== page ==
The Power Up visits iconic game store VideoGamesNewYork

Our host Narz is bringing you a breakdown of everything happening in the world of gaming, introducing you to rising stars in the industry and special guests every episode in this collab with Complex Networks.

In this episode of The Power Up, Jennifer “Narz” Vargas made a pilgrimage to VideoGamesNewYork (VGNY).

VGNY is a brick-and-mortar video game store in the East Village and a New York City institution. The indie store is famed for its impressive inventory which includes rare and imported titles which are hard to find anywhere else.

Narz remembers a time when getting the latest big game drop meant camping out in front of a store. But today, virtually every video game from blockbuster to indie titles can be downloaded from online stores.

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And mobile games have yet another flexible function: they can be played everywhere. Games like Among Us, PUBG Mobile and Pokémon Go compromise a sub-industry within games which has generated over $63 billion in profits.

With the breakneck popularity of mobile gaming, faster internet connections and expanding hard drive space, it seems that physical game copies will become relics of the past.

So how does a store like VideoGamesNewYork adapt and survive in these times?

“The physicality of it,” Daniel Mastin, Manager of VGNY, explained to The Power Up. “You know, the medium itself is something people seek after. You know, where digital stuff comes and goes, but to actually own it, to own a physical copy that no one can take from you is very important.”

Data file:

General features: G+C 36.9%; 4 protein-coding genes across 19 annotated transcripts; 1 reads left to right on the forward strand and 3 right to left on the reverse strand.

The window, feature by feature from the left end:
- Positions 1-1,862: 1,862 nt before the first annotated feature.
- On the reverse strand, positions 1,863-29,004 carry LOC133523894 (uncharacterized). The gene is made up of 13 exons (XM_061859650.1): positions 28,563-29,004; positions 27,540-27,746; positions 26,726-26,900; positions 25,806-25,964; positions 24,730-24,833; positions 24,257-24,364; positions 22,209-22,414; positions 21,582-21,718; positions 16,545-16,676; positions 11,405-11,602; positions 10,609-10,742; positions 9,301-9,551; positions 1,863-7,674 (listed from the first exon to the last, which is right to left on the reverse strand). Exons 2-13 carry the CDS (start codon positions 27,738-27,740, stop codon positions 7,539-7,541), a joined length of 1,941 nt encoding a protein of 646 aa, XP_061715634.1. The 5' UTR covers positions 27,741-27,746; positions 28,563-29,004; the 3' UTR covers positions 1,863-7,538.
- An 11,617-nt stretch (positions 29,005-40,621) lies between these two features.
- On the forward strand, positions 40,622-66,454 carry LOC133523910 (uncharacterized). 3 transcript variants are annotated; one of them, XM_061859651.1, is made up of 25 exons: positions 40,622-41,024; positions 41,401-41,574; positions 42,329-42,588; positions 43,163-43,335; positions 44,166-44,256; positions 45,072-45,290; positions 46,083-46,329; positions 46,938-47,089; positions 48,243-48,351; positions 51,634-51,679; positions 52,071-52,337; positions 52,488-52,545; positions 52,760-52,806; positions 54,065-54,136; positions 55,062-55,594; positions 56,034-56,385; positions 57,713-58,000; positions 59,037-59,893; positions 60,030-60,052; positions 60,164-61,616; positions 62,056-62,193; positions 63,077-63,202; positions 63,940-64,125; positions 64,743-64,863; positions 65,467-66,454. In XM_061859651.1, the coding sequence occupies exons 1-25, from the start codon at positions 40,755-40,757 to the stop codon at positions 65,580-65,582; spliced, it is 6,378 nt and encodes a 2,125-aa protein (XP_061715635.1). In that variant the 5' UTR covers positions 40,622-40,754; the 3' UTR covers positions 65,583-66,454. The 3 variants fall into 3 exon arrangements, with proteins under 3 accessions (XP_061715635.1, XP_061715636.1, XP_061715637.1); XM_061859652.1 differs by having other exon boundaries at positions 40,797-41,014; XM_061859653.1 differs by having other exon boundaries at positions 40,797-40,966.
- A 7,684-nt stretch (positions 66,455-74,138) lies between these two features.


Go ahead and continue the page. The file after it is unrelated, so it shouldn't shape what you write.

Mastin was referencing the tenuous concept of ownership that modern gamers have with the products they buy. Consumers don’t really own the games they buy from digital stores. It’s more accurate to say that they simply have a license to play them, one that platforms can revoke for a broad number of reasons.

But if you own an N64 and a cartridge of Super Mario 64, it’s yours. Nintendo can’t take the cartridge away from you and you won’t lose your ability to play it if it gets pulled off a digital market.

Preserving this legacy is why VGNY isn’t just a store. It’s also a manufacturer.

“A store like this, we’ve branched into actual production,” Mastin said. “So now we’re actually helping to produce games onto physical media for future generations.”

VGNY is also a video game museum of sorts. The store is filled with valuable rare gaming finds such as items signed by legendary designers such as Hideo Kojima (Metal Gear Solid, Death Stranding) and Shigeru Miyamoto (basically everything you love from Nintendo). Many of these pieces don’t have price tags and are put on display for cultural purposes.

Then Narz hit the streets to talk to New Yorkers about their favorite mobile games. They referenced a broad list of games ranging from PUBG Mobile, Call of Duty, Grand Theft Auto: San Andreas and BitLife.

As for what they wanted to see ported over to mobile, their desires were similarly diverse. Some of the titles mentioned were FIFA, Spider-Man and Super Smash Bros.

After playing some Nintendo Switch games with pedestrians, Narz wrapped up The Power Up with some heartfelt words to say about living in New York City during the pandemic.

“This city will never die,” Narz said. “No hurricane or pandemic will ever stop  us from pulsating. With ambition, perseverance, and a healthy dose of mobile gaming, nothing can stop us.”

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If you liked this piece, check out when The Power Up spoke with Latinx in Gaming about what diversity in gaming means both in representation and behind the scenes.

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